End-of-Year Insights on Enterprise Mobility
December 18, 2014 Leave a comment
- Services for enterprise mobility did not change greatly in scope in 2014, but operators and service providers are seeing some new trends in customer requirements and buying habits; many are adjusting their portfolios or positioning.
- A number of different issues rose to the top of the list as trends in 2014: the slow consolidation of enterprise mobility and M2M ecosystems, new positioning for enterprise mobility in SP portfolios, new definitions of EMM, MEAP evolution, and new patterns in buying habits.
Slow Consolidation of M2M/IoT and Enterprise Mobility Ecosystems: While the companies providing service delivery, application enablement, security, and device management for M2M deployments remain distinct from those providing EMM, there are beginning to be some common elements. Some carriers even talk about managing connected devices under the same pane of glass as smartphones and tablets, and enterprise equipment vendors and EMM platform developers that play in enterprise mobility are expanding their product scope to encompass M2M and IoT.
Carriers Re-State the Positioning of Mobility with Other Transformational Areas Such as Cloud, Data Analytics, and UCC: At nearly every global operator’s analyst summit this year, enterprise mobility was no longer positioned as a separate growth area that would save the business as wireline revenues flatten or decline. Rather, it is now simply a given that mobile devices represent a growing proportion of endpoints that, just like any other device used by an enterprise, need to access both cloud-delivered and on-premises applications and data. They must also be able to participate remotely in UCC services as a peer to on-premises employees’ computing and telephony systems. Compared to fixed or LAN connected computing devices, however, mobile devices can uniquely collect data about customer habits that can be mined for B2B and B2C opportunities.
EMM Definitions Expand Yet Again: Last year, MDM was widely seen as a commodity, but the focus on secure data, shared content, and application management allowed MDM vendors to evolve to not-nearly as commoditized EMM platform vendors. This year, definitions expanded yet again, adding application performance monitoring, identity management, and increasing convergence of management for laptops/Macs, smartphones, and tablets via the same platform, which may support ‘bring your own laptop’ programs as well as BYOD.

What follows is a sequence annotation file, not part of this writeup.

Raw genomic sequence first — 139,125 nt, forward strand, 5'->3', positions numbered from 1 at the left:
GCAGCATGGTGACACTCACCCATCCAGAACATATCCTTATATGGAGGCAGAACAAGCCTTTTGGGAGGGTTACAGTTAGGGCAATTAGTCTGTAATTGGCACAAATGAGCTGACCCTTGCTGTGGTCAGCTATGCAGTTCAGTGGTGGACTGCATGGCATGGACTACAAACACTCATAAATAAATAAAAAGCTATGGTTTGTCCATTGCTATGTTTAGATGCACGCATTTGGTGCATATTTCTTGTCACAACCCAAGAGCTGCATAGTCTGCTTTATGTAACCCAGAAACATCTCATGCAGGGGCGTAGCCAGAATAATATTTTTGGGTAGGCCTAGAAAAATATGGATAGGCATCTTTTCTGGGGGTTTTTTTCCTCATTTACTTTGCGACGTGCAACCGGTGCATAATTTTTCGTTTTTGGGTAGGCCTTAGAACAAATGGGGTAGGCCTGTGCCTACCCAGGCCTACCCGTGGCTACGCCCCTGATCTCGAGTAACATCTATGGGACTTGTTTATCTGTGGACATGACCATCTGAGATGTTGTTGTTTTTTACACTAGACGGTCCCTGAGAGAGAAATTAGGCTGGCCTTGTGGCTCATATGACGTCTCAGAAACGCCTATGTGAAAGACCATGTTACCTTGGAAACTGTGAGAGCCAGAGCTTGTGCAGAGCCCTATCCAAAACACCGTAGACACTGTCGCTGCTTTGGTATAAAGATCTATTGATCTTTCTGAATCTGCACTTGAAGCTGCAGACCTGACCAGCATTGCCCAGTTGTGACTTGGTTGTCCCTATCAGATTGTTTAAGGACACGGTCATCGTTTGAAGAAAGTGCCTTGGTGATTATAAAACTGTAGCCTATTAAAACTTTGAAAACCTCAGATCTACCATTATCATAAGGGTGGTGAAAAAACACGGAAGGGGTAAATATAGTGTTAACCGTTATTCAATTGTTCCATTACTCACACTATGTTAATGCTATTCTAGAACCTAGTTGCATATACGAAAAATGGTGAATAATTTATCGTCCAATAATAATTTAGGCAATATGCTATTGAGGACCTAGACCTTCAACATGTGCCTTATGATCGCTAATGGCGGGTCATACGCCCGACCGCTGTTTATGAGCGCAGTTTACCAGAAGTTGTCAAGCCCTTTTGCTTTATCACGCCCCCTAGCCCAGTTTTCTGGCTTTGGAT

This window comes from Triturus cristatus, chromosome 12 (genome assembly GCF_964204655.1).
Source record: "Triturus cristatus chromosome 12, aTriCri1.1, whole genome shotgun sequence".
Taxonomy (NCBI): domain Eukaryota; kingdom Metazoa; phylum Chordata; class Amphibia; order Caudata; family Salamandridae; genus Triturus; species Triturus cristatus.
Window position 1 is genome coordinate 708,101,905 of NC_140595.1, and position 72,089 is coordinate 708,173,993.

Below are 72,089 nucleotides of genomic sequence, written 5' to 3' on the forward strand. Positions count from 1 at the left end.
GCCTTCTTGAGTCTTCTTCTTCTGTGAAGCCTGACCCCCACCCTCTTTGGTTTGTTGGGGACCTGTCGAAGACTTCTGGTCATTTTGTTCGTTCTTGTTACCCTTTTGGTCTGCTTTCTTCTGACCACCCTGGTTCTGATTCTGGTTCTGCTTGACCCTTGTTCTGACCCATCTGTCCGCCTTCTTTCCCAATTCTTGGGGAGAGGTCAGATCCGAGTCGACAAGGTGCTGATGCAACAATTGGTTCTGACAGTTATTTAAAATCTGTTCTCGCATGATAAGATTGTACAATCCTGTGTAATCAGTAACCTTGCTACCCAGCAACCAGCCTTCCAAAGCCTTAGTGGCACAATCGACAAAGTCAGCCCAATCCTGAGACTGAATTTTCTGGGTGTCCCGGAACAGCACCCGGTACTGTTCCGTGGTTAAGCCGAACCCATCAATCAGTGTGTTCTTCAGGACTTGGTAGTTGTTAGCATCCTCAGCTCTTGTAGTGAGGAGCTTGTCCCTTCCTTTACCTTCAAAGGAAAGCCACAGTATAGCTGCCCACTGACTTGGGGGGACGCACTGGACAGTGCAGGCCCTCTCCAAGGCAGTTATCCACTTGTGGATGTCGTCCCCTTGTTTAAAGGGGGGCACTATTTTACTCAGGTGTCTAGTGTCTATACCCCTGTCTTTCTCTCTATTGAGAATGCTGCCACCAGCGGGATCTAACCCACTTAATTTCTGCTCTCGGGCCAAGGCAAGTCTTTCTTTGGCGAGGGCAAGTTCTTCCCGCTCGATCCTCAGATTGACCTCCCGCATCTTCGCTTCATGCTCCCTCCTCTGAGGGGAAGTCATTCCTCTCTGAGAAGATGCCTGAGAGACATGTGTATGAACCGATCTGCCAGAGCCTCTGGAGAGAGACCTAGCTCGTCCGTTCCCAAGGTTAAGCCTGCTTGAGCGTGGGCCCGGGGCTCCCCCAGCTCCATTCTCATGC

MEAP Morphs Into Something Else: MEAP as a service from mobile providers never fared very well, as enterprises have their own tools to write applications, outsource this function to SIs, or adapt apps from app stores. MEAPs have given way to mobile backend-as-a-service (MBaaS) and other platforms that provide connectors to backend databases and ERP systems from mobile devices. But, operators’ relationships with application development is not consistent across service providers. Some have multiple partners (such as SAP, Kony, FeedHenry); others primarily sell shrink-wrapped apps from companies such as SAP, or ones that are 80% standard across all customers but need 20% of features or user interface elements customized.
Analysis of Buying Habits for Enterprise Mobility Provides Useful Insights for Service Providers and Platform Vendors: According to the Current Analysis 2014 Enterprise Investment Plans survey, 35% of respondents’ companies buy their managed mobility solutions from IT SPs, 31% go to a global Tier 1 or regional mobile operator, and 10% buy from cloud services providers. Among respondents, 73% of their companies plan to increase mobility spending over the next 12 months.